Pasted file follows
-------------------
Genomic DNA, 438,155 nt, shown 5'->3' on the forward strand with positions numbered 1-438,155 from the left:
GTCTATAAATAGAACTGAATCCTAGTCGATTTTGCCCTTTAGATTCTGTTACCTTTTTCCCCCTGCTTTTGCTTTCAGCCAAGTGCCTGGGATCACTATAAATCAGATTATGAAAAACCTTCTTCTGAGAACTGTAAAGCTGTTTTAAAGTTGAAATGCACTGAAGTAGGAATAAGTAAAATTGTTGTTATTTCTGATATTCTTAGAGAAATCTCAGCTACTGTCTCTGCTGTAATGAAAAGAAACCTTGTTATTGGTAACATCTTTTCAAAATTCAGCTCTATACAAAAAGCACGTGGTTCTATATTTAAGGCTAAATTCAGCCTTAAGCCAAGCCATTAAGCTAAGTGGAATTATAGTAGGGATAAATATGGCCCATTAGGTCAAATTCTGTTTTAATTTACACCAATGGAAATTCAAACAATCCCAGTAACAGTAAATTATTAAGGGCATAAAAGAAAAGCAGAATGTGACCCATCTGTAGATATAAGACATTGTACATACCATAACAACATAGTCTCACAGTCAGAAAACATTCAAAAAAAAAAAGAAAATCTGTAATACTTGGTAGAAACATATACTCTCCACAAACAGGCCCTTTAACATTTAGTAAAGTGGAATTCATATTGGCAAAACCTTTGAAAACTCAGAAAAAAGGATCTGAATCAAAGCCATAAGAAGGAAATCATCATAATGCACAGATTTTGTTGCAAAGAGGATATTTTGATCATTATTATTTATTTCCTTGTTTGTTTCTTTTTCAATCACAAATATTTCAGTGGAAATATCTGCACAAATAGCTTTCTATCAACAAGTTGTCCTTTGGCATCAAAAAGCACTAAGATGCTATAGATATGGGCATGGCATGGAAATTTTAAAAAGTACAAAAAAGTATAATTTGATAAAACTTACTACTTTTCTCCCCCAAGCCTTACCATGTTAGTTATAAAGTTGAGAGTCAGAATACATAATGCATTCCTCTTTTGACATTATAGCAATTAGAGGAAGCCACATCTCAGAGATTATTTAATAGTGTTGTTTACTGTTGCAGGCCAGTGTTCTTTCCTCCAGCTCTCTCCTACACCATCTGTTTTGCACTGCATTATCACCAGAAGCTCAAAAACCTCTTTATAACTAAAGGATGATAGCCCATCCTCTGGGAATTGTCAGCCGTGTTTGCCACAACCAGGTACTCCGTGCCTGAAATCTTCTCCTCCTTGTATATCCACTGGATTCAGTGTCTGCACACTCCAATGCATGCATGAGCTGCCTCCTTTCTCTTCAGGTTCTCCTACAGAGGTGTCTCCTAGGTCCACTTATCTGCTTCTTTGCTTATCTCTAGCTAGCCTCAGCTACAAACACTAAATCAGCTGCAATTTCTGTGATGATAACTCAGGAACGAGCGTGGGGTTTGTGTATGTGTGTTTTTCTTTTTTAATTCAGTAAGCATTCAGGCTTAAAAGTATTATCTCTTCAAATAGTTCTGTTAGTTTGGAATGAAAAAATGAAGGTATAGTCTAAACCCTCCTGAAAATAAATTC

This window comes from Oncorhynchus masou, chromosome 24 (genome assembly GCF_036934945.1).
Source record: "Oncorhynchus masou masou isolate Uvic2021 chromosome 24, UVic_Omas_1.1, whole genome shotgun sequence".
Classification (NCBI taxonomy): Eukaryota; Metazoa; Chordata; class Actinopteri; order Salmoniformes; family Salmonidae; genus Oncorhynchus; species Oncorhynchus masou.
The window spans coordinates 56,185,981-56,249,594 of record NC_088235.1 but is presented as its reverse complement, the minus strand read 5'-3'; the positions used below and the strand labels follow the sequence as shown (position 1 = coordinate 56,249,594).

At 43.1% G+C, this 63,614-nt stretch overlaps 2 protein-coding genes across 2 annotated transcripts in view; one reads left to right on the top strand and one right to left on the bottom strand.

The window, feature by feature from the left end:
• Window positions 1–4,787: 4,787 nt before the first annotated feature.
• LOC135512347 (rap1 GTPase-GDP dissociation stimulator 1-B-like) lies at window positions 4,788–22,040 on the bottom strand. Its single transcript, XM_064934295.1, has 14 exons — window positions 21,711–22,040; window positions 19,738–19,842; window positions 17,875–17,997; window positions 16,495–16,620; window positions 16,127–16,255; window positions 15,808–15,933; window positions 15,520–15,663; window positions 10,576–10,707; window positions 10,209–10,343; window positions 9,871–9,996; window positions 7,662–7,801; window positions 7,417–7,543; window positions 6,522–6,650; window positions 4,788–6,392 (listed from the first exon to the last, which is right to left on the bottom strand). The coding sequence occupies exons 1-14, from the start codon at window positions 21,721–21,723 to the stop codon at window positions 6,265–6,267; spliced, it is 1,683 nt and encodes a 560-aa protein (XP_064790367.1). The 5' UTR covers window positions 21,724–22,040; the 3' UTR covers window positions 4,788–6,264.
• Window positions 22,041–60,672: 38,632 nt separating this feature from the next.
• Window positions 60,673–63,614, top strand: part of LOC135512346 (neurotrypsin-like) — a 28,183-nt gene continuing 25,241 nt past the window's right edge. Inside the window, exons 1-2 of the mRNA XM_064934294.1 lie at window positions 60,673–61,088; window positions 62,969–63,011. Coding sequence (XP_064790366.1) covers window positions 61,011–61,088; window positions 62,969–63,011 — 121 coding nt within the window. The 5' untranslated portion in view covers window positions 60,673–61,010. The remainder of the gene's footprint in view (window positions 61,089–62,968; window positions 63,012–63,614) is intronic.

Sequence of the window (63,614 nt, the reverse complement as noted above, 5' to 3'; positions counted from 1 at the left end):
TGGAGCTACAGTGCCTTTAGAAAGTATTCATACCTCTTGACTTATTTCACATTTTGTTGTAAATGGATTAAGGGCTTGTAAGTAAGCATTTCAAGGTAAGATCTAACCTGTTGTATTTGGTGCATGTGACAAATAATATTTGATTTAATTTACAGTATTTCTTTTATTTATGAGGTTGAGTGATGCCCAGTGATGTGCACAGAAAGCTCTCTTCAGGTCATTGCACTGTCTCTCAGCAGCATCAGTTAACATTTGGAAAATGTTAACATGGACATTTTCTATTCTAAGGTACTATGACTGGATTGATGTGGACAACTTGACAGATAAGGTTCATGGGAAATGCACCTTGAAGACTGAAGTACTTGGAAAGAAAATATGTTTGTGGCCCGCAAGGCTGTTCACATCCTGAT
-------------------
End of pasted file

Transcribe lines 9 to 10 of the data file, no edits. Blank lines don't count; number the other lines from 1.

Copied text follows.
• Window positions 1–4,787: 4,787 nt before the first annotated feature.
• LOC135512347 (rap1 GTPase-GDP dissociation stimulator 1-B-like) lies at window positions 4,788–22,040 on the bottom strand. Its single transcript, XM_064934295.1, has 14 exons — window positions 21,711–22,040; window positions 19,738–19,842; window positions 17,875–17,997; window positions 16,495–16,620; window positions 16,127–16,255; window positions 15,808–15,933; window positions 15,520–15,663; window positions 10,576–10,707; window positions 10,209–10,343; window positions 9,871–9,996; window positions 7,662–7,801; window positions 7,417–7,543; window positions 6,522–6,650; window positions 4,788–6,392 (listed from the first exon to the last, which is right to left on the bottom strand). The coding sequence occupies exons 1-14, from the start codon at window positions 21,721–21,723 to the stop codon at window positions 6,265–6,267; spliced, it is 1,683 nt and encodes a 560-aa protein (XP_064790367.1). The 5' UTR covers window positions 21,724–22,040; the 3' UTR covers window positions 4,788–6,264.